VII.    If plaintiff dismisses federal claims after removal to defeat federal jurisdiction,
        district court has discretion to remand supplemental state claims.
        a. Carnegie-Mellon Univ. v. Cohill – 1988
VIII.   §1367 applies equally to state claims in removed cases.

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     a. City of Chicago v. International College of Surgeons – 1997
IX.  1441(c) and 1367(c)
     a. Can‟t remand federal questions to state court
             i. Borough of West Mifflin v. Lancaster – 1995 – 3d Cir
                     1. 2 black guys harassed/arrested by mall security cops; sued under
                         §1983 and under state law claims;
                     2. Court exceeded its authority by remanding claims using §1441(c)
     b. Burnett v. Birmingham BOE – 1994 – AL
             i. weren‟t being paid according to job classification so they sued BOE in
                 state court for writ of mandamus
     c. Both cases removed to federal court under §1441 / §1443 (civil rights cases)
     d. Plaintiffs file motion to remand in both cases
             i. West Mifflin – cannot remand federal question claims
            ii. Burnett – must be separate/independent claims for §1441(c) to apply at all
                     1. What is use of §1441(c) if this is all encompassed by §1367(c)?
                             a. Allows remand of entire case, including federal questions,
                                 while §1367 seems only to allow courts to decline to
                                 exercise jurisdiction over supplemental claim, which would
                                 split the lawsuit.
     e. 1441(c) – only way to remand federal question, and even then, only on particular
     f. Is 1441(c) unconstitutional in light of Gibbs’ same case/controversy
        constitutional test if 1441(c) requires separate & independent action?
X.   Process for Remanding – what court does
     a. Do state law claims fit into §1367(a)? Are they part of same case/controversy?
             i. If no, remand
     b. If yes, can you send them back because of 1367(b) – complete diversity?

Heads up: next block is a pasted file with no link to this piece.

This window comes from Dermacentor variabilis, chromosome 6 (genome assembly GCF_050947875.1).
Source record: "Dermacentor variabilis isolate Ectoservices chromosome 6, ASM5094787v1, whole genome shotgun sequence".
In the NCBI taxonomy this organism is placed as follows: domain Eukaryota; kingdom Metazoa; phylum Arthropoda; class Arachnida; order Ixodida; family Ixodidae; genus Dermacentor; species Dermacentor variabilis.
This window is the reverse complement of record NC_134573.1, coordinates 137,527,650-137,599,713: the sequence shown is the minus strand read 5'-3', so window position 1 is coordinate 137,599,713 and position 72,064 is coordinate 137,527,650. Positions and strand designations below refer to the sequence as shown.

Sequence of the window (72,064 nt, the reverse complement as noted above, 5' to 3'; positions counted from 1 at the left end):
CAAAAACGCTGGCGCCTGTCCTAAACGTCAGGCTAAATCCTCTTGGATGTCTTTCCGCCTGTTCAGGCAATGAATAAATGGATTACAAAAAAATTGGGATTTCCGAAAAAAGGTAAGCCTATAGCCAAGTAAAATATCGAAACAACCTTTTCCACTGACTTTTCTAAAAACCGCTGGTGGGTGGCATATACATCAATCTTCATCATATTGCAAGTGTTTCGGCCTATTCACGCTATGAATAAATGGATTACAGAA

c. Does court want to exercise jurisdiction under 1367(c) – discretion?
             i. Courts split on strictness of 1367(c).
I.   When the court refuses to hear a case that it has jurisdiction over
II.  Typically appropriate in 3 areas
     a. Cases presenting constitutional issue, but where a state law issue is determinative
     b. Cases where federal court‟s exercise of jurisdiction would interfere with coherent
        policy that is a matter of substantial policy concern. – Burford v. Sun Oil Co.
     c. Cases where federal jurisdiction has been invoked for the purpose of restraining
        state criminal proceedings or of collecting state taxes – Younger v. Harris
     d. New factor established in Colorado River: Though very limited, judicial
        efficiency can allow federal courts to refuse to exercise jurisdiction.
             i. Because the system is so well-established in state court, would be bad for
                 federal court to exercise jurisdiction
            ii. Colorado River Water Conservation District v. United States – 1976
                     1. Clark v. Lacy – Asking court for stay to allow state case to proceed
                         to judgment; court comes up with 10 factor test that essentially

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                            allows court to do whatever it wants; stretches Colorado River
                            doctrine in ways never intended; no statutory basis for not deciding
                            case – just wanted to hear it all at once.
  I.   Types
       a. In rem jurisdiction – lawsuit over a piece of property; i.e. In re The Nautilus
       b. Quasi-in-rem jurisdiction – against a person, but limited to a piece of property
           within the court‟s jurisdiction
       c. In personam – between two people
                i. Waivable – can agree to be sued in whatever court lawsuit is filed in
               ii. Defendant bears burden of raising personal jurisdiction question
              iii. Due process restrictions on state jurisdiction are considerably greater than
                    those on choice of law – Allstate Ins. Co. v. Hague - 1981
  II.  Must have constitutional and state grant of jurisdiction
       a. Typically done via long-arm statutes – usually grant jurisdiction up to limits of
  III. Pennoyer v. Neff – can exercise jurisdiction over non-resident if you serve D
       personally – overruled
       a. Good law from P v. N: due process clause dictates when exercising jurisdiction is
  IV.  International Shoe doctrine
       a. Court may exercise personal jurisdiction over a defendant if D has such minimum
           contacts that it would be fair to require her to defend actions in the state.
       b. Lawsuit must arise out of contacts to state
  V.   Application of minimum contacts standard
       a. One contact is sufficient when it is substantial enough – McGee v. International
           Life Insurance Co – 1957 – insurance policy between CA resident and AZ
           corporation; Court: can be subject to California‟s courts because contract had
           substantial connection with that state; focuses more on CA‟s interest in litigating
           suit rather than D‟s due process rights
       b. Plaintiff‟s contacts with forum state not required to be minimum – Keeton